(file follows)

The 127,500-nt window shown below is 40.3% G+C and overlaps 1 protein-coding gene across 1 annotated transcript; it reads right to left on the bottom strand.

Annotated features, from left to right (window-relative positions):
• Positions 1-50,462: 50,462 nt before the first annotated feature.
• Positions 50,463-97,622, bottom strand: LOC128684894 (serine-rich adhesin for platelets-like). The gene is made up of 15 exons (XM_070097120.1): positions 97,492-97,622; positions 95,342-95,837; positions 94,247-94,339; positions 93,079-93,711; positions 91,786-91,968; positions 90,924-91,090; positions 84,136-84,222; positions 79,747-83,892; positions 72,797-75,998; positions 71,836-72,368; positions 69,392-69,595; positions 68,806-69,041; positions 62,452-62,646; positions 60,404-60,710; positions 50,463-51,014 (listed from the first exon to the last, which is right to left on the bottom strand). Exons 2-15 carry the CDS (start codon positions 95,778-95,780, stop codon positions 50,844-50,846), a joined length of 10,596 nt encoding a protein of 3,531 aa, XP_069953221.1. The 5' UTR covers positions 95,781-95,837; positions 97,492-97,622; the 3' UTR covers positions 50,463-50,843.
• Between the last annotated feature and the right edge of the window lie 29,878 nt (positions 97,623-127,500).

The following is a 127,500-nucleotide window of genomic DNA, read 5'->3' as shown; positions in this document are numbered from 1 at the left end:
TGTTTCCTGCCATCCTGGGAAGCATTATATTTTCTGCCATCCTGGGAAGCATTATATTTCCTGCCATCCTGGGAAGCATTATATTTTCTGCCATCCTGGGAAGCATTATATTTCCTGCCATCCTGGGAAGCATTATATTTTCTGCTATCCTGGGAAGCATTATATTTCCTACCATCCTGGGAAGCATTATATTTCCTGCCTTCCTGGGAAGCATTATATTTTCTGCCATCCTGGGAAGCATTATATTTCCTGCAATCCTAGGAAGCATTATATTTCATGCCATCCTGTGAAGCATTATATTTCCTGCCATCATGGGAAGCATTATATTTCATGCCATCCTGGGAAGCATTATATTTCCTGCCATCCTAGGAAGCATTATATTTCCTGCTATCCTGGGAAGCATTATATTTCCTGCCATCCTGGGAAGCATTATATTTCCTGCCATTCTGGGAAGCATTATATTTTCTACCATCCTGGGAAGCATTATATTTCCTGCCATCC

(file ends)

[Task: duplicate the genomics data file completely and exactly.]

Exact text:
The 127,500-nt window shown below is 40.3% G+C and overlaps 1 protein-coding gene across 1 annotated transcript; it reads right to left on the bottom strand.

Annotated features, from left to right (window-relative positions):
• Positions 1-50,462: 50,462 nt before the first annotated feature.
• Positions 50,463-97,622, bottom strand: LOC128684894 (serine-rich adhesin for platelets-like). The gene is made up of 15 exons (XM_070097120.1): positions 97,492-97,622; positions 95,342-95,837; positions 94,247-94,339; positions 93,079-93,711; positions 91,786-91,968; positions 90,924-91,090; positions 84,136-84,222; positions 79,747-83,892; positions 72,797-75,998; positions 71,836-72,368; positions 69,392-69,595; positions 68,806-69,041; positions 62,452-62,646; positions 60,404-60,710; positions 50,463-51,014 (listed from the first exon to the last, which is right to left on the bottom strand). Exons 2-15 carry the CDS (start codon positions 95,778-95,780, stop codon positions 50,844-50,846), a joined length of 10,596 nt encoding a protein of 3,531 aa, XP_069953221.1. The 5' UTR covers positions 95,781-95,837; positions 97,492-97,622; the 3' UTR covers positions 50,463-50,843.
• Between the last annotated feature and the right edge of the window lie 29,878 nt (positions 97,623-127,500).

The following is a 127,500-nucleotide window of genomic DNA, read 5'->3' as shown; positions in this document are numbered from 1 at the left end:
TGTTTCCTGCCATCCTGGGAAGCATTATATTTTCTGCCATCCTGGGAAGCATTATATTTCCTGCCATCCTGGGAAGCATTATATTTTCTGCCATCCTGGGAAGCATTATATTTCCTGCCATCCTGGGAAGCATTATATTTTCTGCTATCCTGGGAAGCATTATATTTCCTACCATCCTGGGAAGCATTATATTTCCTGCCTTCCTGGGAAGCATTATATTTTCTGCCATCCTGGGAAGCATTATATTTCCTGCAATCCTAGGAAGCATTATATTTCATGCCATCCTGTGAAGCATTATATTTCCTGCCATCATGGGAAGCATTATATTTCATGCCATCCTGGGAAGCATTATATTTCCTGCCATCCTAGGAAGCATTATATTTCCTGCTATCCTGGGAAGCATTATATTTCCTGCCATCCTGGGAAGCATTATATTTCCTGCCATTCTGGGAAGCATTATATTTTCTACCATCCTGGGAAGCATTATATTTCCTGCCATCC